Environmental control: an idea whose time has come

14th June 2013, 12:00 AM

The importance of the relationship between asthma and allergy is now well-recognized [1,7]. Studies of asthmatic patients with house dust mite allergy have demonstrated the importance of house dust mite avoidance measures in the control of asthma [8,11].

MURRAY and FERGUSON [8] showed that a "sterile" bedroom environment was associated with marked improvement in children with asthma due to house dust mite allergy. In adults with the same condition, PLATTS-MILLS et al. [9] showed that airway responsiveness improved over a period of months in an allergen-free hospital environment. Residence at high altitude, where mite allergen levels are low, has also been used successfully in the treatment of asthma [10]. These and other unblinded, open studies in house dust mite-allergic patients have shown that aggressive measures to reduce house dust mite allergen exposure can improve asthma. Moreover, they suggest that sensitization and continuous exposure to an allergen are important risk factors for persistent asthma.

Although sensitivity to specific allergens has, for a long time, been demonstrated in vivo by epicutaneous testing, it is only recently that measurement of levels of exposure to allergen (such as house dust mite and cat) has been performed. The production of monoclonal antibodies to these allergens has provided us with tools to assess exposure to the allergens more accurately, and also to assess the efficacy of intervention measures [12, 13]. During the past decade, most studies have measured levels of allergen in dust samples collected from a variety of reservoirs, such as mattresses and carpets, that may not accurately reflect the actual levels of exposure that patients have to the allergen. More recently, measurement of allergen levels in air samples of respirable dust particles have been carried out in an attempt to relate exposure and asthma severity [14, 15]. We now have the tools to study the dose-response relationship in order to better determine the levels of allergen exposure required for sensitization and for asthma exacerbations. Similarly, we should now be able to assess the change in allergen exposure with environmental control measures that is required to improve asthma.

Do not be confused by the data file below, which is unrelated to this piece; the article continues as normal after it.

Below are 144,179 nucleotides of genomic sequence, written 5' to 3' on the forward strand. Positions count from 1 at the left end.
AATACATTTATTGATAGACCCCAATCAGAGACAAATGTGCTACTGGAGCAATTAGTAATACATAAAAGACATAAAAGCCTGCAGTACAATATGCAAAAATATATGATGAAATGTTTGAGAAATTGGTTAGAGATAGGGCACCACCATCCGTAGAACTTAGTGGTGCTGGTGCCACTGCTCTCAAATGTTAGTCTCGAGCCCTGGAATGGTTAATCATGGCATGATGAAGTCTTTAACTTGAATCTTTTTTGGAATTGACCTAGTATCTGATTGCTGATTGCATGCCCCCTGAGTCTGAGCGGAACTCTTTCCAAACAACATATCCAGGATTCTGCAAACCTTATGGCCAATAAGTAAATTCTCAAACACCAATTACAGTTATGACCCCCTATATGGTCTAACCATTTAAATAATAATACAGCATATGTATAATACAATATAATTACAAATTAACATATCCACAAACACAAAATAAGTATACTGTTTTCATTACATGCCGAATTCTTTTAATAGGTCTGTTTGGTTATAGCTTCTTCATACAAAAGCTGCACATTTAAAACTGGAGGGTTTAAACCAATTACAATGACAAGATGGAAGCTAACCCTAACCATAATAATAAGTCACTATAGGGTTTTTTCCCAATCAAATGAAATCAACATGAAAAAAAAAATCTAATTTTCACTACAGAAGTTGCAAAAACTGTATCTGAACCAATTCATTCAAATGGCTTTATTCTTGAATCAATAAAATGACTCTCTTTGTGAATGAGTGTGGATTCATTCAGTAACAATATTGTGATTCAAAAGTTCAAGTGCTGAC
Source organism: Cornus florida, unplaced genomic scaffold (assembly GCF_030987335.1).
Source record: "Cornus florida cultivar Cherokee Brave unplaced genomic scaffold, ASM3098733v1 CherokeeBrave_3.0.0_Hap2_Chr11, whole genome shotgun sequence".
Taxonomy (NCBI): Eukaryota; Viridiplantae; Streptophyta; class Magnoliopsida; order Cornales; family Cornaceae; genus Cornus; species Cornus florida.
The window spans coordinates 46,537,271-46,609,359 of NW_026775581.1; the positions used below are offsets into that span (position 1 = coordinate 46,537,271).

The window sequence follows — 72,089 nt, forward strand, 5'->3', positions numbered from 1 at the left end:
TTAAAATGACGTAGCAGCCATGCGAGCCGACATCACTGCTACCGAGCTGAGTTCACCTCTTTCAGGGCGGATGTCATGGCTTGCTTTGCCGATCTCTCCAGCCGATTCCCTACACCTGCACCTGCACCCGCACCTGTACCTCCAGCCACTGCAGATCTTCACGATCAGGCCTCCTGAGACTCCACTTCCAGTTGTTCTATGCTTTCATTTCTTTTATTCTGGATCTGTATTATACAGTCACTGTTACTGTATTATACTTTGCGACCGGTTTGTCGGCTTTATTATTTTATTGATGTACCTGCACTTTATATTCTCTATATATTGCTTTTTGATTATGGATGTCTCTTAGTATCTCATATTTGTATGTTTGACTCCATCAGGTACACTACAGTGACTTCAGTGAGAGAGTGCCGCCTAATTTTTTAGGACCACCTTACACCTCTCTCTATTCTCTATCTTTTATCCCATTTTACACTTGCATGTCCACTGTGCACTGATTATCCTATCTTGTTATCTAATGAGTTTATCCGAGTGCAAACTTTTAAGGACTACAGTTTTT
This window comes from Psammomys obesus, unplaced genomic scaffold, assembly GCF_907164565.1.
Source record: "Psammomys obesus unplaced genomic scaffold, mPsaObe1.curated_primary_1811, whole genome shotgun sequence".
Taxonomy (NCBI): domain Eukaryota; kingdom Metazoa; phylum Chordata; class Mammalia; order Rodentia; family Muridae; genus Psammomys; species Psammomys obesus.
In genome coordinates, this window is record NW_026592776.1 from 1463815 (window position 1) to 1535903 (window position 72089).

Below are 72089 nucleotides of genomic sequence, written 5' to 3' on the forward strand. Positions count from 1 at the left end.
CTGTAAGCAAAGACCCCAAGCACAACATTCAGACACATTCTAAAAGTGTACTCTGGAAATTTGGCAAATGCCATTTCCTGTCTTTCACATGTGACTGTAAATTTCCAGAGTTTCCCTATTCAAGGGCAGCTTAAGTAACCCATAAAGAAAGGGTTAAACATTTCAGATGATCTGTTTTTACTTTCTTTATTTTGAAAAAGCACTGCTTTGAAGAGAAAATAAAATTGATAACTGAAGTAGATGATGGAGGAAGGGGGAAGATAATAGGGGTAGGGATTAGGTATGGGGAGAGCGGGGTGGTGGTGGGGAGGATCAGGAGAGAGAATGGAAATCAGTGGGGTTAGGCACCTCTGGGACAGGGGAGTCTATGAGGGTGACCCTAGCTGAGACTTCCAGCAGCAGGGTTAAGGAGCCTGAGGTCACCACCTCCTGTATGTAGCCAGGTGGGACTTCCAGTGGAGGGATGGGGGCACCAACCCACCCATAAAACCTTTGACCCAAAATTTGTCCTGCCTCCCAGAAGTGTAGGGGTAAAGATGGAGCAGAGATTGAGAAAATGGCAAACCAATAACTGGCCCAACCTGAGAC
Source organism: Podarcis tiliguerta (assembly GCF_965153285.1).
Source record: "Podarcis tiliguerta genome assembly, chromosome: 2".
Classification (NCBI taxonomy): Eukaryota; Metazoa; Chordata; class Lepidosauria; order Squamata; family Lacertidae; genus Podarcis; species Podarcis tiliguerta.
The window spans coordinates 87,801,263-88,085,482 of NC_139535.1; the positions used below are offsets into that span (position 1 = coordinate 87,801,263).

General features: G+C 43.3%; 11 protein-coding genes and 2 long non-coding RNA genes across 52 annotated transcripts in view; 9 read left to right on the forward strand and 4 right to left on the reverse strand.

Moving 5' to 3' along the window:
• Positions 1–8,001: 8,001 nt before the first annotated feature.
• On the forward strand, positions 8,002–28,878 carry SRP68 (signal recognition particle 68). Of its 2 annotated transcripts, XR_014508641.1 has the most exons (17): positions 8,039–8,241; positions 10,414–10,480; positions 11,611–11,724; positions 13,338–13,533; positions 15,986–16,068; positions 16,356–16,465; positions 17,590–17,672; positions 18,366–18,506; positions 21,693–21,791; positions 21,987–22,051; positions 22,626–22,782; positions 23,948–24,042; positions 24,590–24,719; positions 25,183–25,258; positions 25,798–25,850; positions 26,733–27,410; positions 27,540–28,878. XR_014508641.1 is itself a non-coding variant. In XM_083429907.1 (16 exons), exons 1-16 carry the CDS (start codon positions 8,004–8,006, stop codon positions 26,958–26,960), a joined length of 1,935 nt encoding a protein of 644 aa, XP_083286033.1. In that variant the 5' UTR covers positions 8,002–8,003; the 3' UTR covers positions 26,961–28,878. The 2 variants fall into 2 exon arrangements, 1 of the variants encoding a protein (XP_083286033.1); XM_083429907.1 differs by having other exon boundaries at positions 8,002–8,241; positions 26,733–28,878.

The article by VAN DER HEIDE et al. [16] in this issue of the Journal, attempts to address various aspects of allergen exposure and asthma. The authors have studied the effects of high-efficiency air cleaners and impermeable mattress coverings (a well-proven method) in reducing exposure to allergens and severity of asthma.